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Ajijola Laboratory

650 Charles E Young Dr. S

CHS 37-300

Los Angeles, CA 90095


Our Research



Welcome to our lab.

We study the peripheral neural circuits that control cardiac electrophysiologic function in health and disease. Our studies utilize cutting edge tools to probe autonomic neurons involved in regulating the heart (e.g., optogenetics, chemogenetics, viral tracing, fiber photometry), while performing high-resolution cardiac electrical mapping and cardiovascular phenotyping in small and large animal models of cardiovascular disease (myocardial infarction, nonischemic cardiomyopathy and pacing-induced cardiomyopathy).  

Our lab is part of the UCLA Cardiac Arrhythmia Center & the UCLA Neurocardiology Program of Excellence. 



dev heart cells


About the PI

Olujimi Ajijola MD PhD

Associate Professor of Medicine

Our basic/translational research interests are focused on understanding how cardiac sympathetic innervation/function remodels in response to cardiac injury, and the mechanistic underpinnings of cardiac arrhythmogenesis in this setting. Using state-of-the-art electrical mapping techniques, we are able to study myocardial electrical propagation under a variety of sympathetic and parasympathetic loads. In addition to cardiac electrical mapping, other expertise includes intraganglionic neural recordings, targeted inductions of cardiovascular disease models.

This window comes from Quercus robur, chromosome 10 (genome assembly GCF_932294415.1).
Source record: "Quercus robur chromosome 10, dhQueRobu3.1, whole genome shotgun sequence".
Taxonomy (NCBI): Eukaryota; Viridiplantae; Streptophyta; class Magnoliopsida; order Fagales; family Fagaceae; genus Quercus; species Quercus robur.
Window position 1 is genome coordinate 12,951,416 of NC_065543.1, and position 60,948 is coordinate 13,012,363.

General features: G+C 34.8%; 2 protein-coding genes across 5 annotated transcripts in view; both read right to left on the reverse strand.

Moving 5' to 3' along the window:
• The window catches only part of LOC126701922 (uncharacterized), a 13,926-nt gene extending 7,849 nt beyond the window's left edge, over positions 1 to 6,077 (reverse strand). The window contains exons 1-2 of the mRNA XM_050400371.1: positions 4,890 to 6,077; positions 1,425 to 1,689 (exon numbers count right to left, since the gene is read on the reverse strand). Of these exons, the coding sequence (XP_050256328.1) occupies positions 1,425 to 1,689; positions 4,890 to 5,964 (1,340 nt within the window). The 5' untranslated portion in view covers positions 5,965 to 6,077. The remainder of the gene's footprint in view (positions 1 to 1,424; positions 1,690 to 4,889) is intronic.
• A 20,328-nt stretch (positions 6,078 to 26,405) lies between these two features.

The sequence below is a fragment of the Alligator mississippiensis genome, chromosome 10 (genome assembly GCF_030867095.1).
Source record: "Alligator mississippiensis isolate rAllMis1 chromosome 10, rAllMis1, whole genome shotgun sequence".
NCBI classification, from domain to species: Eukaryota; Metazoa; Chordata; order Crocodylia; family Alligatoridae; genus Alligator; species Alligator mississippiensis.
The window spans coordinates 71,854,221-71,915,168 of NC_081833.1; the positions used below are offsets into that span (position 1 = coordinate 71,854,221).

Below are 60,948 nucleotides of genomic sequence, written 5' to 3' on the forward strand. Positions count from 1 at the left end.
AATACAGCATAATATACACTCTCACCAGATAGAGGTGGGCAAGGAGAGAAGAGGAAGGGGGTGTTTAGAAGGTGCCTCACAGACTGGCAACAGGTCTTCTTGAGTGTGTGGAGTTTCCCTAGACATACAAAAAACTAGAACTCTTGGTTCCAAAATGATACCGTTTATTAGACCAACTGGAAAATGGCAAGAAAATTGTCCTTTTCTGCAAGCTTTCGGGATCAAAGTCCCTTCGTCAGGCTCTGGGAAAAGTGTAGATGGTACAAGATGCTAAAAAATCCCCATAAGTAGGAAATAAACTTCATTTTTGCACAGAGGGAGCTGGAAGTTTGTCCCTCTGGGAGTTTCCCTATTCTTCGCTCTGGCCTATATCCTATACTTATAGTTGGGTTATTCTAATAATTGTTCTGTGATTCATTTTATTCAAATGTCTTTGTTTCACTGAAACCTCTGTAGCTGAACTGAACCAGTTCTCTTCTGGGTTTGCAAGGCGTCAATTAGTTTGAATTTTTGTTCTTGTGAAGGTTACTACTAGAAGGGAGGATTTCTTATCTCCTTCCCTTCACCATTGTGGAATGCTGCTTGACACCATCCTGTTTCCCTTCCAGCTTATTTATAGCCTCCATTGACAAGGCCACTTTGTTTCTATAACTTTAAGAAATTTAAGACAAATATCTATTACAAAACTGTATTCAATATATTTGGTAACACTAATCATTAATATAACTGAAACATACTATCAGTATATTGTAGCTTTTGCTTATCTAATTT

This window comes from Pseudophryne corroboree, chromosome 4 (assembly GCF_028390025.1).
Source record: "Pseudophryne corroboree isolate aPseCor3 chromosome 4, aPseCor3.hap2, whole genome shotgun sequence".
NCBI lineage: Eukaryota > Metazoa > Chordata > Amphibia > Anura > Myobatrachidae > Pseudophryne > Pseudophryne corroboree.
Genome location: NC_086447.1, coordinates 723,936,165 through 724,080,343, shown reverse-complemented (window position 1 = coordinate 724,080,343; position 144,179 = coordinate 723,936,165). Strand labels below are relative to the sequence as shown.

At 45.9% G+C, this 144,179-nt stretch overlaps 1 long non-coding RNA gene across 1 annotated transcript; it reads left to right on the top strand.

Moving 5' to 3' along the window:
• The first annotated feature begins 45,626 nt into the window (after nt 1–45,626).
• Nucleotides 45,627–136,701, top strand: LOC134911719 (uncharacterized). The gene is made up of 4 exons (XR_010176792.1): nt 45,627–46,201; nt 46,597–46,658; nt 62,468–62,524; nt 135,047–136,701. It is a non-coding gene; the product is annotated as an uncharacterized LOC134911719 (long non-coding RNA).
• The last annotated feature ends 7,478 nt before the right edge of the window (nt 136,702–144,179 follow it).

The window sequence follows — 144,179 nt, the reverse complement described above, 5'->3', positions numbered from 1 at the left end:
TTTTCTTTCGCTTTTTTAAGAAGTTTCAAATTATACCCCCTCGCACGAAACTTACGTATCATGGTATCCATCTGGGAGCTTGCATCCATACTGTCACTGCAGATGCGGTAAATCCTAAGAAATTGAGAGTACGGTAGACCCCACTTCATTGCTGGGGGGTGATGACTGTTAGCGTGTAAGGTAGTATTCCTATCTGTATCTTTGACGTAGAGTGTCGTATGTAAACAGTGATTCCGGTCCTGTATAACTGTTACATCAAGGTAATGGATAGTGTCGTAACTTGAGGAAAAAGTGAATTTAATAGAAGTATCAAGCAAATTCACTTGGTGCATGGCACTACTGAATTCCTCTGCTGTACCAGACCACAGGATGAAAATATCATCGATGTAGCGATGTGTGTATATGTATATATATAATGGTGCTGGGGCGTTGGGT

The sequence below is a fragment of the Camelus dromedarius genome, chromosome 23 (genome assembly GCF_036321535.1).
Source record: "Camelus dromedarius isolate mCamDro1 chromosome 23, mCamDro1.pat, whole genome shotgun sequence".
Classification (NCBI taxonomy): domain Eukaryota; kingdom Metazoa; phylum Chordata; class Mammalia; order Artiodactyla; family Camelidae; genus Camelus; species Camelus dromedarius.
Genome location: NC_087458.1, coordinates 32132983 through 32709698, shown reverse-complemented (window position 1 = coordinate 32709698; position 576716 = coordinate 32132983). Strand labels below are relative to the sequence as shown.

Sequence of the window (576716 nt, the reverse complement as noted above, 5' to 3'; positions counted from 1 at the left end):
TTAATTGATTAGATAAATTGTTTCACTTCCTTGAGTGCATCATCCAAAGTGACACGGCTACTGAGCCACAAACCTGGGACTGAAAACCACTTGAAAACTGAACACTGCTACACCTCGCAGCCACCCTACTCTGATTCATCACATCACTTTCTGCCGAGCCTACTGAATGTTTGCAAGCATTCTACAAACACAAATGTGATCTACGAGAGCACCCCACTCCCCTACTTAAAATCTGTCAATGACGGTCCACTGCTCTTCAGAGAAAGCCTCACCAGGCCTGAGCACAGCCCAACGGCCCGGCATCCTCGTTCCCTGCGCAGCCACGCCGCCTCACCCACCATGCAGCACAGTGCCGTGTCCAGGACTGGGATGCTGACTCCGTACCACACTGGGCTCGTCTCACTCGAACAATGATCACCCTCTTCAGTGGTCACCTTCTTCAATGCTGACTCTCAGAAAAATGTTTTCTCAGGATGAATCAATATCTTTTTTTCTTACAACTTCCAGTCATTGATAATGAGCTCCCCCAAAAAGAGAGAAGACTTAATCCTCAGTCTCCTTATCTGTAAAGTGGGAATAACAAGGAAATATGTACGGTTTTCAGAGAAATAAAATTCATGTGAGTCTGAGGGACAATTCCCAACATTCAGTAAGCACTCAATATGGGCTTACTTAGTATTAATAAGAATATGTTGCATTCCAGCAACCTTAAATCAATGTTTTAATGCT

From a clinical research perspective, we are interested in the application of neuro-modulatory therapies, as adjunctive therapies, for treating patients with minor and severe cardiac arrhythmias, and identifying biomarkers of autonomic function capable of identifying arrhythmia and sudden death risk.

The autonomic nervous system controls all aspects of cardiac function, including cardiac electrical properties. This occurs in both healthy states and following cardiac disease. In both situations, cardiac sympathetic activation can generate both the trigger for the initiation of dangerous heart rhythms, as well as the electrical substrates that enable those rhythms to persist. Shown below are some of the electrical effects of sympathetic activation on a normal heart, and a diseased heart following a heart attack (myocardial infarction).

AJP summary